Testimony Before the New York City Council Housing and Buildings Committee Regarding Code Enforcement

Effective code enforcement is fundamental to ensuring safe, stable and affordable housing for all New Yorkers. Unfortunately, the City’s code enforcement laws and processes often fall short. Far too many tenants live in unsafe conditions, with landlords who neglect their buildings, refuse to make repairs, deny essential services including heat and hot water, and allow health issues like mold and pests to run rampant.

Thank you to Committee Chair Sanchez and members of the Housing and Buildings Committee for the opportunity to testify today. My name is Emily Goldstein, and I am the Director of Organizing and Advocacy at the Association for Neighborhood and Housing Development (ANHD).


About the Association for Neighborhood and Housing Development (ANHD)

ANHD is one of the City’s leading policy, advocacy, technical assistance, and capacity-building organizations. We maintain a membership of 80+ neighborhood-based and city-wide nonprofit organizations that have affordable housing and/or equitable economic development as a central component of their mission. We bridge the power and impact of our member groups to build community power and ensure the right to affordable housing and thriving, equitable neighborhoods for all New Yorkers. We value justice, equity and opportunity, and we believe in the importance of movement building that centers marginalized communities in our work. We believe housing justice is economic justice is racial justice.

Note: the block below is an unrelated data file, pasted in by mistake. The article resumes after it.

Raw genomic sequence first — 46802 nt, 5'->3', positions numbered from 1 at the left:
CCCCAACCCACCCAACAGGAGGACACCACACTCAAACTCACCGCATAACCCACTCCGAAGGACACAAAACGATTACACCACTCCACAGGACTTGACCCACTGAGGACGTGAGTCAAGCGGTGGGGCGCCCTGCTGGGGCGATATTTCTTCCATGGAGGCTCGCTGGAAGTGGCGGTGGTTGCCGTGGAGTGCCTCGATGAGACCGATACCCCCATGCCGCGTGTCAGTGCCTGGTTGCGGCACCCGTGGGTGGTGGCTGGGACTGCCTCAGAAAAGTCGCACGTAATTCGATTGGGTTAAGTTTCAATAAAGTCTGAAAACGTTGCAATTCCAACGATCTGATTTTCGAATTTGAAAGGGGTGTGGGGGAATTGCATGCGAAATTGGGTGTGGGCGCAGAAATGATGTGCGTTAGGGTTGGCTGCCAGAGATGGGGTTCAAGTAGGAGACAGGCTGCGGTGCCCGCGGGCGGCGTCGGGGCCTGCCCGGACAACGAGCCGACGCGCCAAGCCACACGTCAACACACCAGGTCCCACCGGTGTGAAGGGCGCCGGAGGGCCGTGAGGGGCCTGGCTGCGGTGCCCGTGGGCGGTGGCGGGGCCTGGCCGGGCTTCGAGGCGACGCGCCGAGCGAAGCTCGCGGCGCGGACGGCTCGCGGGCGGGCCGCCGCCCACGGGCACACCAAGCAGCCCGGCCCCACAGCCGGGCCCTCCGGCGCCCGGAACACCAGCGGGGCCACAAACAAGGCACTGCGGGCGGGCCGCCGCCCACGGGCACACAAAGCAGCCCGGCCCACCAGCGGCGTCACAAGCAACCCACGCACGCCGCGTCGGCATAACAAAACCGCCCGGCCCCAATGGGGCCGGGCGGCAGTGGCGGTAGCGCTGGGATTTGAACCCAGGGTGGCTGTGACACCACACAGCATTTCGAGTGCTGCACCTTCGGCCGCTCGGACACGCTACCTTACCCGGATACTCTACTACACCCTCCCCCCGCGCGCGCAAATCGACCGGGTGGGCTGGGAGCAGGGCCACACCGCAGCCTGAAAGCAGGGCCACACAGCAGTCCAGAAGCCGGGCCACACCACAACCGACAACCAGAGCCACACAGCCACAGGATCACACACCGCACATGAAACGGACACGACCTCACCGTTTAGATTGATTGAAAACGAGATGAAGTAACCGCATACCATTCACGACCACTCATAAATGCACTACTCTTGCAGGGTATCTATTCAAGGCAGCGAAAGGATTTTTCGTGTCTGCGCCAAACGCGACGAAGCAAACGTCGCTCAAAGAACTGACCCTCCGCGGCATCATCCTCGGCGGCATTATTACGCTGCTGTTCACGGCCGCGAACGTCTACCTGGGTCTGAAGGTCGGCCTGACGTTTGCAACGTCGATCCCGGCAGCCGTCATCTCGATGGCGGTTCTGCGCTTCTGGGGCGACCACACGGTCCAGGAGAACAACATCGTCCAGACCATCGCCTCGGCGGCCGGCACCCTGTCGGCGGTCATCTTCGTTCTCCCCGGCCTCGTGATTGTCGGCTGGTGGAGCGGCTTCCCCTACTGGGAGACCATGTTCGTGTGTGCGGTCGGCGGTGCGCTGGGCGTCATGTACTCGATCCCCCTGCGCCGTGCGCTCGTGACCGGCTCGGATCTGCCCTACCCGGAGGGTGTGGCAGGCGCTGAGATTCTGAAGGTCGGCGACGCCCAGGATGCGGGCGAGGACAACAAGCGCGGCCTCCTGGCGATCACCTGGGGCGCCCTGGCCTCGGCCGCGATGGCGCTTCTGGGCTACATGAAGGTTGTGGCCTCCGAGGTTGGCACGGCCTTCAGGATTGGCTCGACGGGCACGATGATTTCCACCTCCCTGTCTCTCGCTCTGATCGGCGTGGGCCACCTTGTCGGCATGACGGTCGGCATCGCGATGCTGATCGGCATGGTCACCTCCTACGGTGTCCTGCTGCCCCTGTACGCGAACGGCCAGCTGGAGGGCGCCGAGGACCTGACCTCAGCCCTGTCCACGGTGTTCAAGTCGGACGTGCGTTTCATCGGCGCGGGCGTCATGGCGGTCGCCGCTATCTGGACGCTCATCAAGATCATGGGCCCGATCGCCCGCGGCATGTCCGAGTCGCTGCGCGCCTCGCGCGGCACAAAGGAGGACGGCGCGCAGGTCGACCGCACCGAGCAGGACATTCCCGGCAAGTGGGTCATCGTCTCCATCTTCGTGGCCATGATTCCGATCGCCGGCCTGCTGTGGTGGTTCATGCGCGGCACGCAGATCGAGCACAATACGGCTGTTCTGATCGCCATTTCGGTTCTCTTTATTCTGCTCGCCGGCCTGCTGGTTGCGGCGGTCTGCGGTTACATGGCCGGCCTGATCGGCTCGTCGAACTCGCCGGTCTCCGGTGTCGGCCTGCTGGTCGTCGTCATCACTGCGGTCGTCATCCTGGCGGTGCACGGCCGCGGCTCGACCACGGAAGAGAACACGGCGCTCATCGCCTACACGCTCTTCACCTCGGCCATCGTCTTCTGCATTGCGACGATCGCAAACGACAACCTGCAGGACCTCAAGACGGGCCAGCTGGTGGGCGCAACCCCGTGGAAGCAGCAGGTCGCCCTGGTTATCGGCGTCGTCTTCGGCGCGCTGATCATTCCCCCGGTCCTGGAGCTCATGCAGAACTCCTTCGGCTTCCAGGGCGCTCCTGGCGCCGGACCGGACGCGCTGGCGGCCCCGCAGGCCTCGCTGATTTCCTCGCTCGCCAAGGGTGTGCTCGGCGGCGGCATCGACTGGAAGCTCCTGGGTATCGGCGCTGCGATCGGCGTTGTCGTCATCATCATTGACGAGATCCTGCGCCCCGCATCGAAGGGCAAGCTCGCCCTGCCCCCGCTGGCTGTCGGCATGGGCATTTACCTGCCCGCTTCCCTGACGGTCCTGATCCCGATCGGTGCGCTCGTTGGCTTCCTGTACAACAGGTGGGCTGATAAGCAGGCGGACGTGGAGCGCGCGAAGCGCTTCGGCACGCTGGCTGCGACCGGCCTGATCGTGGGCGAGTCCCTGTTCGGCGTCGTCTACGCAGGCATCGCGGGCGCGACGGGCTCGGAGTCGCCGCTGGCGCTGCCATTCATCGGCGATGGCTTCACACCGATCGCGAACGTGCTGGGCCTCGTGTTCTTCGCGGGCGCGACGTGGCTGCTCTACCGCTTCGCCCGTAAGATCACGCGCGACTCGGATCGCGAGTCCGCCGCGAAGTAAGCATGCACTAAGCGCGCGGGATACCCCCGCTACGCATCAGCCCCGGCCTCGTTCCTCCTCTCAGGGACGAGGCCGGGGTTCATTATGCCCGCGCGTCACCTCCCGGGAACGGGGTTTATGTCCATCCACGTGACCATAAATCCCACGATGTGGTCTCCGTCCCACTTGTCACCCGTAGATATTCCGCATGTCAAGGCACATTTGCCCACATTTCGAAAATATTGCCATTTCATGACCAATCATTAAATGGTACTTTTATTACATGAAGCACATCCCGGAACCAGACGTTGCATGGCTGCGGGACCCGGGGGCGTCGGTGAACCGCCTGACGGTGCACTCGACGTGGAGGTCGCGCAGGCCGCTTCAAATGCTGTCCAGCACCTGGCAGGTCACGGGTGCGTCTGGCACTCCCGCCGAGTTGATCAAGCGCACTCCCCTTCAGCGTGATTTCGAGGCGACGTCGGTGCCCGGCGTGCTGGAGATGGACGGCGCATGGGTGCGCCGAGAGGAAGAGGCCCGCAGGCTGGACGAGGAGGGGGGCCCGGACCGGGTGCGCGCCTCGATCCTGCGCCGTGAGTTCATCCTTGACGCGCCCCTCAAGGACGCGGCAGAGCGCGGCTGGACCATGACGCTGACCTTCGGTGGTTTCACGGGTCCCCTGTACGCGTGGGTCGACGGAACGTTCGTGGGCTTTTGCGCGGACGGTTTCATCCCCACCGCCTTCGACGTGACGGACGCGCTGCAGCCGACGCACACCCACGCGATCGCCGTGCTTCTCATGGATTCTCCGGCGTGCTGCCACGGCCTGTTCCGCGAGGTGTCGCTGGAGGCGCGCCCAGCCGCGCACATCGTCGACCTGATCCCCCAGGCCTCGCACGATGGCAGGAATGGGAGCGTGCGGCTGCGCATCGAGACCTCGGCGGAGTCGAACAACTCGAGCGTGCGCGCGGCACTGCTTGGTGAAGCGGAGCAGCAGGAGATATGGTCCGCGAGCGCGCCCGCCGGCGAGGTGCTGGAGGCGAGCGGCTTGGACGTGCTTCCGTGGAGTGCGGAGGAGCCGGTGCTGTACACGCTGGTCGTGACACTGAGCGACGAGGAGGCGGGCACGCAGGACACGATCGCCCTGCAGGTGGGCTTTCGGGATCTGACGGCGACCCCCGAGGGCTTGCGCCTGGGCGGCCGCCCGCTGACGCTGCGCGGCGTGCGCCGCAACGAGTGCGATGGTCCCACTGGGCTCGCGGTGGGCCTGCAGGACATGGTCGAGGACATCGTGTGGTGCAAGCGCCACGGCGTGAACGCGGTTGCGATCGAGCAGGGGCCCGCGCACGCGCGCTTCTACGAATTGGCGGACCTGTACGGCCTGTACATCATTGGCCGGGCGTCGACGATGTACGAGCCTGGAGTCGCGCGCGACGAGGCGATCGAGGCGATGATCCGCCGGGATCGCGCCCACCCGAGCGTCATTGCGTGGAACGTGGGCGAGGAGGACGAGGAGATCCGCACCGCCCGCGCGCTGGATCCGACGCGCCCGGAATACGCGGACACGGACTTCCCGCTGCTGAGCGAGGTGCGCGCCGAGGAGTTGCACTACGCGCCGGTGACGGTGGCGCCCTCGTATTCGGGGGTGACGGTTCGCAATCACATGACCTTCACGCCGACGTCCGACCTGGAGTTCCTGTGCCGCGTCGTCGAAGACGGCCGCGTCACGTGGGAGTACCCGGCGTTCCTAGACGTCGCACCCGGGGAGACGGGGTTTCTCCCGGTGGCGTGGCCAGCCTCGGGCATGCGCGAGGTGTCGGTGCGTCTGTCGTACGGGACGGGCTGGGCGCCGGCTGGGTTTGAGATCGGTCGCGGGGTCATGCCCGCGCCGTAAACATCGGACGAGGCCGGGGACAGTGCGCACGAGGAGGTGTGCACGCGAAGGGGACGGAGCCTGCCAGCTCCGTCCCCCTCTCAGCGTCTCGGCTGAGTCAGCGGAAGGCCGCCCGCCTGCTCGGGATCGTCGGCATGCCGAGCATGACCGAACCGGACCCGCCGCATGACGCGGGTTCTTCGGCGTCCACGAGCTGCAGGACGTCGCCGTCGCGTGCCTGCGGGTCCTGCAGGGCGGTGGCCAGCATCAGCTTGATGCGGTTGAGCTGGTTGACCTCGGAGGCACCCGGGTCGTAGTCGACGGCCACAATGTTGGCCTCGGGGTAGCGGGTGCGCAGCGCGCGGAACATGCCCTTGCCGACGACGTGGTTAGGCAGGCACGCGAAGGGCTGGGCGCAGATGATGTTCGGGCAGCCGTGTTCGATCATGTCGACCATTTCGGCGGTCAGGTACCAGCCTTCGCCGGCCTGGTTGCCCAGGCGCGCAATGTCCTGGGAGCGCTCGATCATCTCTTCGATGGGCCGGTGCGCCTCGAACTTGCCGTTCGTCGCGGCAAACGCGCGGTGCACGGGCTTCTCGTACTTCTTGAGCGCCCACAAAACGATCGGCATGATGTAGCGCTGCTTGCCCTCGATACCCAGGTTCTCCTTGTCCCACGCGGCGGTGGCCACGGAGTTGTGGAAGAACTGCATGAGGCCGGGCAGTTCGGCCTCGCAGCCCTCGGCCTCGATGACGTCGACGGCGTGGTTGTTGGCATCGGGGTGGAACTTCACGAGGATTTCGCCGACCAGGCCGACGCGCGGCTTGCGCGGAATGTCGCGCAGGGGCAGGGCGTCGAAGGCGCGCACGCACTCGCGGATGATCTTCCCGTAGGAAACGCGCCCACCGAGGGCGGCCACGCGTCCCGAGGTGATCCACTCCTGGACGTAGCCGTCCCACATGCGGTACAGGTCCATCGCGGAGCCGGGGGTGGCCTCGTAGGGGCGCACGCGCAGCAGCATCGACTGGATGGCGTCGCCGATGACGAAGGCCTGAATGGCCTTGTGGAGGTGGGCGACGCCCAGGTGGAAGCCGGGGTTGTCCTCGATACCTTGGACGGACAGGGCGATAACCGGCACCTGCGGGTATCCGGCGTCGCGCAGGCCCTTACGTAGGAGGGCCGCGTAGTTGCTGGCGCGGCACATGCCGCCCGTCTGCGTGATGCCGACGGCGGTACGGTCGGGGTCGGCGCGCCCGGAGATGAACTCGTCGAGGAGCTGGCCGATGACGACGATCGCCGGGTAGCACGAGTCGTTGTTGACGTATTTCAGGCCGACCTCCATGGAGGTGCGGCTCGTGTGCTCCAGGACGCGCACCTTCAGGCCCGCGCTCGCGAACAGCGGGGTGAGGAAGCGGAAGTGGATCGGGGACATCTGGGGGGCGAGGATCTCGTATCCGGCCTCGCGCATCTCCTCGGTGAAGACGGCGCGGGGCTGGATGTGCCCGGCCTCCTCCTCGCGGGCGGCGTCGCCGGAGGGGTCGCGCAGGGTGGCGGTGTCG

About the Right to a Roof Coalition

ANHD is also a co-founder of the Right to a Roof coalition, which unites tenants, homeowners, homeless folks, and NYCHA residents who share the conviction that every New Yorker deserves a permanent, affordable, and safe roof over our heads. Our coalition consists of: advocates that together represent tens of thousands of primarily low-income New Yorkers living across the five boroughs in public and private housing; mission-driven, non-profit affordable housing developers who have together built, preserved, and managed thousands of units of affordable housing; and service providers who help New Yorkers access critical resources. We work every day to secure racial and economic justice for all New Yorkers. We and our members have organized communities facing displacement pressure in the face of City-driven neighborhood plans, built power with people experiencing homelessness and in public housing communities, and provided counseling to help thousands of New Yorkers stay in their homes.


Code Enforcement Background

Effective code enforcement is fundamental to ensuring safe, stable and affordable housing for all New Yorkers. Unfortunately, the City’s code enforcement laws and processes often fall short. Far too many tenants live in unsafe conditions, with landlords who neglect their buildings, refuse to make repairs, deny essential services including heat and hot water, and allow health issues like mold and pests to run rampant.


According to HPD’s Housing and Vacancy Survey, of all occupied units[1]:

  • In 2021 nearly 1 in 4 occupied units reported the presence of rodents in their building
  • 18% reported leaks
  • 17% reported cracks or holes in the ceiling or floors
  • 16% reported additional heating needed during the prior winter
  • 16% reported an elevator breakdown
  • 10% reported a heating breakdown during the prior winter
  • 9% reported mold in their unit the prior year
  • 6% reported no functioning toilet for at least 5 hours